Status Report

NASA Expendable Launch Vehicle Status Report 26 January 2005

By SpaceRef Editor
January 26, 2005
Filed under , ,

MISSION: Demonstration of Autonomous Rendezvous Technology (DART)

LAUNCH VEHICLE: Pegasus XL (Orbital Sciences Corporation)



In the Orbital Sciences Corporation hangar at Vandenberg Air Force
Base, Calif., a leak was observed last week during testing of the
gaseous nitrogen regulator associated with the Pegasus launch
vehicle’s Reaction Control System (RCS). The regulator is used to
maintain proper pressure in the RCS during flight. The regulator must
be removed and replaced. It is located within the forward portion of
the Pegasus third stage.

On Tuesday, DART was removed from the Pegasus to obtain access to the
regulator. The spacecraft has been rotated to a vertical position,
moved to a clean room and placed on a test stand.

A new launch date has not been determined. A revised schedule is being
developed and should be finished next week with an assessed date for
launch management coordination.

DART was designed and built for NASA by Orbital Sciences Corporation
as an advanced flight demonstrator to locate and maneuver near an
orbiting satellite. The DART spacecraft weighs about 800 pounds, is 6
feet long and 3 feet in diameter. The Orbital Sciences Pegasus XL
vehicle will launch DART into a circular polar orbit of 475 miles.
DART project management is the responsibility of NASA’s Marshall
Space Flight Center in Huntsville, Ala., and the NASA launch
management is the responsibility of the Kennedy Space Center’s Launch
Services Program.

MISSION: NOAA-N (National Oceanic & Atmospheric Administration)

LAUNCH VEHICLE: Boeing Delta II 7320

LAUNCH PAD: SLC-2, Vandenberg Air Force Base, Calif.

LAUNCH DATE: March 19, 2005

LAUNCH WINDOW: 2:22:01 – 2:32:01 a.m. PST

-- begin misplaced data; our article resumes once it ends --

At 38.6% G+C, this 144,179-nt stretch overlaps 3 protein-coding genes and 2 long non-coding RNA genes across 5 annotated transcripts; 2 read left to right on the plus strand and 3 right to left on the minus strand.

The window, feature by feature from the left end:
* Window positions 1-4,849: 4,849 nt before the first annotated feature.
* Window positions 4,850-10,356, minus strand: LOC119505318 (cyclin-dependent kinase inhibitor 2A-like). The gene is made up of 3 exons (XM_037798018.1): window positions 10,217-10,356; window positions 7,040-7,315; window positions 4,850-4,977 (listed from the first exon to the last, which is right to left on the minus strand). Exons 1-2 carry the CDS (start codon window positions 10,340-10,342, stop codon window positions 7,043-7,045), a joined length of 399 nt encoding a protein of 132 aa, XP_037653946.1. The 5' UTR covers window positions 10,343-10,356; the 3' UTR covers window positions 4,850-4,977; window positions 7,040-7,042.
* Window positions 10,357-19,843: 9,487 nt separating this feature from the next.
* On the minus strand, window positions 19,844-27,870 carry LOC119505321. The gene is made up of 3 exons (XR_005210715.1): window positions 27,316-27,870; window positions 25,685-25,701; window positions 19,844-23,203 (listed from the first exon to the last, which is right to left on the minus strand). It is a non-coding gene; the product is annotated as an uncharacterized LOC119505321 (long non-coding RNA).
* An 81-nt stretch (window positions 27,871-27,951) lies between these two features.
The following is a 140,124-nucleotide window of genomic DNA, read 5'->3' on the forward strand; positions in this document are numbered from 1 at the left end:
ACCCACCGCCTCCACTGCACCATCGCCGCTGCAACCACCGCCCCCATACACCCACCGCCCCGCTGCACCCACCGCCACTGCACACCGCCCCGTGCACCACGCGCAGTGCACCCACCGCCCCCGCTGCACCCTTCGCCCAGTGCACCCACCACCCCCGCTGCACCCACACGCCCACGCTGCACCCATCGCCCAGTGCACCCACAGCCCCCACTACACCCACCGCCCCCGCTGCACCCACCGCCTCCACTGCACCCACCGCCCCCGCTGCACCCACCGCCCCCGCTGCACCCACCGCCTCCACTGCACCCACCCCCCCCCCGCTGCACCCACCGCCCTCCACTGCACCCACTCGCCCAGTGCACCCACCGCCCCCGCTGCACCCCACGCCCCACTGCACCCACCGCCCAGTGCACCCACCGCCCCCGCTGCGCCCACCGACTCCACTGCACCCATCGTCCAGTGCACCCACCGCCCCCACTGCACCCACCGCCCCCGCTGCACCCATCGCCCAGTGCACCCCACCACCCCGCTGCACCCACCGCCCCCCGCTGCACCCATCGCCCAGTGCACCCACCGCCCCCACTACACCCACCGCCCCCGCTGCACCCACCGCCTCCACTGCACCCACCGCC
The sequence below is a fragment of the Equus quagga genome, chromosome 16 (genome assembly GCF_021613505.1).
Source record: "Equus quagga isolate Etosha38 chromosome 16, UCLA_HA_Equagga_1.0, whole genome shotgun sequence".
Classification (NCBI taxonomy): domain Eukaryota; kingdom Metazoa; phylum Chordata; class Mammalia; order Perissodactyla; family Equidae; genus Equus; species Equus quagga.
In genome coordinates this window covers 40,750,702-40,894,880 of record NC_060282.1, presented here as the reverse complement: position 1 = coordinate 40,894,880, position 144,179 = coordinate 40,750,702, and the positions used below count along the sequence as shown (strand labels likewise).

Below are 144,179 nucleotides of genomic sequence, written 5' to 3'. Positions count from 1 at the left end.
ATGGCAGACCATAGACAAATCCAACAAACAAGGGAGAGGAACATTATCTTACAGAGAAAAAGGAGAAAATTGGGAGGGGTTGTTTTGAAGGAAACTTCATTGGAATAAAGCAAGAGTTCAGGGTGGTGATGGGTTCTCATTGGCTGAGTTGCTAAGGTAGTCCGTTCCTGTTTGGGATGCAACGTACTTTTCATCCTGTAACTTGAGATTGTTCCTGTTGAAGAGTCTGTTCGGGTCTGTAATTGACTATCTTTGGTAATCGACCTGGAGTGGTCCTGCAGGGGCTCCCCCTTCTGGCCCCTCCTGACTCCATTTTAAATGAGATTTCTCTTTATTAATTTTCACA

In California, processing of the NOAA-N weather satellite continues on
schedule in NASA spacecraft processing hangar 1610 located on North
Vandenberg Air Force Base. The Spacecraft Electrical Performance Test
is currently under way. Battery conditioning was completed as
scheduled last week. The Solar Array Illumination Telemetry Test is
scheduled for Feb. 4. The final instrument inspections and associated
instrument close-outs for flight will be performed Feb. 15-16. The
spacecraft is currently scheduled to be taken to the launch pad to be
mated with the Delta II rocket on Feb. 25.

At Space Launch Complex 2, the first power-on testing of the Boeing
Delta II launch vehicle is scheduled to begin on Jan. 31. The Vehicle
Guidance and Control Qualifications, which are tests of the Delta II
guidance and control systems, are scheduled for Feb. 7. The First
Stage Liquid Oxygen “LOX” Leak Checks, a countdown test that involves
loading liquid oxygen aboard the first stage and also serves as a
countdown certification for the launch team, will be held on Feb. 11.

The build-up of the Boeing Delta II at the pad began on Jan. 12 with
the erection of the first stage and interstage adapter. The three
strap-on solid rocket boosters were attached to the vehicle on Jan.
17. The second stage was hoisted atop the first stage on Jan. 20.

After launch, NOAA-N will be renamed NOAA-18 and will provide
measurements of the Earth’s surface and atmosphere that will be
entered into NOAA’s weather forecasting models and used for other
environmental studies. Each day, the satellite will send data to
NOAA’s Command and Data Acquisition station computers, adding vital
information to forecasting models, especially over the oceans, where
conventional data is lacking.

The spacecraft will be turned over from NASA to NOAA after on-orbit
checkout is complete. NASA’s Goddard Space Flight Center in Maryland
is responsible for NOAA-N project management. The spacecraft was
built for NASA by Lockheed Martin Space Systems Company. The Delta II
launch service is provided by the Boeing Expendable Launch Systems
Company. Launch management is the responsibility of the NASA Kennedy
Space Center Launch Services Program office.

SpaceRef staff editor.